Blizzard started out creating small games with small teams, but the studio and its projects have grown incredibly in the years since Blizzard worked on titles such as The Lost Vikings and Warcraft: Orcs & Humans.
We eventually got staple PC franchises such as Diablo and StarCraft to go along with Warcraft and things got really crazy after Blizzard struck gold with World of Warcraft in 2004. Despite success in developing Diablo titles as well as StarCraft and Warcraft RTS games, the studio is primarily known for the wild success of its MMO over the past decade. World of Warcraft has reigned as the undisputed king of the MMO genre and gamers have been waiting for years to find out if lightning could strike twice for Blizzard with a new MMO project.
That project, known only as ‘Titan’ to those outside the company, was in development for seven years and there were many rumors of its struggle along the way. It all came to a head last year when Blizzard announced that it would be overhauling the entire project. Roughly a year and a half later, Blizzard announced it was canceling Titan altogether.
Launching a successful MMO is a herculean undertaking and for every title that comes out there are countless others that never see the light of day. The genre has been struggling for the better part of a decade now and if you couple that reality with the expense of producing these titles, it can make the notion of putting out a new MMO pretty daunting. With that in mind, I’m not surprised that Blizzard appears to be shifting its MMO focus to keeping the crown firmly in place.
News of WoW subscription drops have been far more frequent than Blizzard would probably like and I’m sure much of it can be attributed to the dearth of new content coming to the game. WoW will have gone over a year between content patches when Warlords of Draenor drops later this week. Coming off the launch, Blizzard recently unveiled hopes to have the next expansion out by the end of next year and ensure that there are smaller gaps between content patches for WoW going forward.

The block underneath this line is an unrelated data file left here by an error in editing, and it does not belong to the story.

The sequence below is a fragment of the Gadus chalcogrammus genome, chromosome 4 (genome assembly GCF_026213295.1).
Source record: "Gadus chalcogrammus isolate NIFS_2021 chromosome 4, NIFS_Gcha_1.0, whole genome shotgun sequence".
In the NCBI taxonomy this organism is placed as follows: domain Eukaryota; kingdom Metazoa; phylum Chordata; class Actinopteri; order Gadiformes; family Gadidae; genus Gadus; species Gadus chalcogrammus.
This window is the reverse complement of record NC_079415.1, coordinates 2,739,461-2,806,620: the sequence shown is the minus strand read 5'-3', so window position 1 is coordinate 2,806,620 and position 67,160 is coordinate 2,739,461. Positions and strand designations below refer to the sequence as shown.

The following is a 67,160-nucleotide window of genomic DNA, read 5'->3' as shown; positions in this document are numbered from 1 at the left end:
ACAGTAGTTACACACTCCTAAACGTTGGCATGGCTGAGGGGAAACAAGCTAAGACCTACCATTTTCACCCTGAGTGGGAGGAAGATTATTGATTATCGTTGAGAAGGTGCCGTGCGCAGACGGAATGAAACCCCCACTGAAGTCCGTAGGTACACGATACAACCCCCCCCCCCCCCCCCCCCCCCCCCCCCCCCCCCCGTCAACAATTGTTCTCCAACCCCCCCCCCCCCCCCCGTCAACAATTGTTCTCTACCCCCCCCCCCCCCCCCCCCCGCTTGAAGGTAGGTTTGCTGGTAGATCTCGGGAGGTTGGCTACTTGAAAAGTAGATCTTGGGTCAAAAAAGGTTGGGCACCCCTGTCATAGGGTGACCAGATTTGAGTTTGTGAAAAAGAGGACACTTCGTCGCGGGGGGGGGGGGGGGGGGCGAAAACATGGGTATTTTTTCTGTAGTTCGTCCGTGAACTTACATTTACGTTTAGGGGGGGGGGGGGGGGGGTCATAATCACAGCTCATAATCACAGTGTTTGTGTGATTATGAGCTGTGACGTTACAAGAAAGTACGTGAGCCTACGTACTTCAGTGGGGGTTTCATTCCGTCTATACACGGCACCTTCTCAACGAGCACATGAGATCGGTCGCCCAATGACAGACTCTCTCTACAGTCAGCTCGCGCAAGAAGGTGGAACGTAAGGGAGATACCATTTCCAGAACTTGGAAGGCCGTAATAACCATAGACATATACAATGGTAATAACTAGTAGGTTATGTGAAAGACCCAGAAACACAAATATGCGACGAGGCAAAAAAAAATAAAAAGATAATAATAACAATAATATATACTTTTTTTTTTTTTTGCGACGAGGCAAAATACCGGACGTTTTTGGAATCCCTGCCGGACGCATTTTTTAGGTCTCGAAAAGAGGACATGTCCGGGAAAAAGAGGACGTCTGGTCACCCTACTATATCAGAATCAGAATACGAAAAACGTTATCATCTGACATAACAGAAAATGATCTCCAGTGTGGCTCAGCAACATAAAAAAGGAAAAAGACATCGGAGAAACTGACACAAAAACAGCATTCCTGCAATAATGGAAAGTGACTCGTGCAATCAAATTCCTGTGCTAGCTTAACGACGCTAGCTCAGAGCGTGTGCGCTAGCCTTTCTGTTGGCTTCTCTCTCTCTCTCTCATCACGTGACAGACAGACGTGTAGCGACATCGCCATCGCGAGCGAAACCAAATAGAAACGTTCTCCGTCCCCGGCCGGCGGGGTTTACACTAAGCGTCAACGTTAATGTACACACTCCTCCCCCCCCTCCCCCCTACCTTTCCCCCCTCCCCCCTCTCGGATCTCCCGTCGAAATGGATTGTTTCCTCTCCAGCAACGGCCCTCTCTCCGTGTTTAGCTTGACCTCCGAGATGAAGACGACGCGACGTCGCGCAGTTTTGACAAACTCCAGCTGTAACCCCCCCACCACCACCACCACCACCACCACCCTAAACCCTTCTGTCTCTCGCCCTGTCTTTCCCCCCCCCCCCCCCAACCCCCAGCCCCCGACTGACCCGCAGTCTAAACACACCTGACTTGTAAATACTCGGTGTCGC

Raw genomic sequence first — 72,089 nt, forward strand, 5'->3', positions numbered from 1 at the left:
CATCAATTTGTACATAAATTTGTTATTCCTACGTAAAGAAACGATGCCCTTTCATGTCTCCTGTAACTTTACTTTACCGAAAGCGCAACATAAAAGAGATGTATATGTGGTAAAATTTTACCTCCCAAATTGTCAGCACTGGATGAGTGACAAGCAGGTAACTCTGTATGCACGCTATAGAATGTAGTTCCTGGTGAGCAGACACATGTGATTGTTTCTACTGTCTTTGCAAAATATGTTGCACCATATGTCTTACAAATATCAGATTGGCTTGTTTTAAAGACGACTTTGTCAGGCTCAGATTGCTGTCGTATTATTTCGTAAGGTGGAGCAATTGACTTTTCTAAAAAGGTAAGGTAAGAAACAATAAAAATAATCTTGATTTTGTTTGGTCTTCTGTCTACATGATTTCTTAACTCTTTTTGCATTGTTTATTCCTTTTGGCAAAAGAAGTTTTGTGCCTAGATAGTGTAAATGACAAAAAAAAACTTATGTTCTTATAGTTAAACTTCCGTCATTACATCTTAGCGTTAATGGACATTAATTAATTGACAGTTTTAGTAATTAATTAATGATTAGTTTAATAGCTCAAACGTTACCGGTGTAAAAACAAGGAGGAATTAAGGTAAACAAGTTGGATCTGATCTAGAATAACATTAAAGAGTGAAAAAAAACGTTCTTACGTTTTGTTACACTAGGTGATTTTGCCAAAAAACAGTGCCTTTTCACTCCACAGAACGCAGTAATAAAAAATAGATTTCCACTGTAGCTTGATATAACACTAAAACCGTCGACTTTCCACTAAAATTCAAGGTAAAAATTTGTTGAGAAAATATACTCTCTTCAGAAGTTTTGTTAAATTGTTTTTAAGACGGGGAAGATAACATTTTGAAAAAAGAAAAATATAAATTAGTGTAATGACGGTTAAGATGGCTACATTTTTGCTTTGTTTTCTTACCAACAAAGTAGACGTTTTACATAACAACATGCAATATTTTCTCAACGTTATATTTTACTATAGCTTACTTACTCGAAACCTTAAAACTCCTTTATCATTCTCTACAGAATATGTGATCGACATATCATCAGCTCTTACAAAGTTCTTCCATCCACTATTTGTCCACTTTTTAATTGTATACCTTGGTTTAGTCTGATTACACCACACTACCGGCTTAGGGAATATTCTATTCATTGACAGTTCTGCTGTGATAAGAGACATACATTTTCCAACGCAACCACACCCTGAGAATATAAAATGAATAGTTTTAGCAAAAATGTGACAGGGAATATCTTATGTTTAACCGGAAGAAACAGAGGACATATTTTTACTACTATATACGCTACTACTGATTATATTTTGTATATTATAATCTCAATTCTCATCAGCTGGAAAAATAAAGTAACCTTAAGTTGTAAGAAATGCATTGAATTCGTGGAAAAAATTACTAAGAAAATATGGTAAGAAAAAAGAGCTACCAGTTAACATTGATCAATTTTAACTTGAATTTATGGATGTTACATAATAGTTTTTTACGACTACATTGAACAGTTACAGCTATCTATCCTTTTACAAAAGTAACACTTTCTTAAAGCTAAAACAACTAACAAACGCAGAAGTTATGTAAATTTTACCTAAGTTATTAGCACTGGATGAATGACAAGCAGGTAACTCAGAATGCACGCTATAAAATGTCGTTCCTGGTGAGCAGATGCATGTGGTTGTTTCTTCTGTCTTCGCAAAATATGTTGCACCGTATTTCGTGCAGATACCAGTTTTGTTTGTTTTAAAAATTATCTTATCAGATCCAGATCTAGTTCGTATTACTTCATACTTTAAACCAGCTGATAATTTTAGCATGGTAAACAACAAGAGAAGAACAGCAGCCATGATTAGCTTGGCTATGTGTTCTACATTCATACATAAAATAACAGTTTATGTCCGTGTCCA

I feel this doubling of efforts towards World of Warcraft is all you’re going to see on the MMO front for the foreseeable future. So, what now? What does it all mean for Blizzard? Well, it seems to me that the studio is looking to move on to smaller and better things.
The first hint of this came with the announcement of the Warcraft digital TCG, Hearthstone. In 2008, Blizzard assembled ‘Team 5’, an internal team of 15 developers whose goal was to develop smaller titles dissimilar to the types of games the studio would typically create, but with the same level of quality that Blizzard is known for, all without the huge team and crazy long development cycles. We all know how that experiment turned out. Hearthstone has been a wild success for Blizzard both in terms of its appeal to casual players and as an eSport.
Following Hearthstone, Blizzard came out with yet another project in Heroes of the Storm, the studio’s first official foray into the MOBA genre. Formerly known as Blizzard DOTA and then Blizzard All-Stars, Heroes of the Storm is still in alpha, but already has a burgeoning eSports scene growing around it. We don’t know how it will all shake out in the end, but things are looking pretty good so far.
If it wasn’t obvious yet that Blizzard is shifting gears as a studio, I feel the BlizzCon 2014 announcement of the Team Fortress 2-like shooter Overwatch makes things crystal clear. Blizzard’s never even made a shooter before and like the two aforementioned projects, Overwatch is yet another smaller, tighter project.
Instead of focusing on massive, lumbering MMO projects like the aptly named Titan, Blizzard seems to be rediscovering itself as a developer. The studio has been more open in recent years, candid about its mistakes and earnest in its desire to do things right by fans, and on top of it all, the creative juices appear to be flowing. I’m not sure what it is that seems to have reinvigorated Blizzard, but I’m really digging the new look. For some, it may be a huge disappointment that Blizzard isn’t chasing the MMO unicorn once again, but with three projects announced or released in as many years, fans of Blizzard have a diverse array of games to enjoy and look forward to. It’s a good time to be a Blizzard fan.
Michael Bitton / Michael began his career at the WarCry Network in 2005 as the site manager for several different WarCry fansite portals. In 2008, Michael worked for the startup magazine Massive Gamer as a columnist and online news editor. In June of 2009, Michael joined MMORPG.com as the site's Community Manager. Follow him on Twitter @eMikeB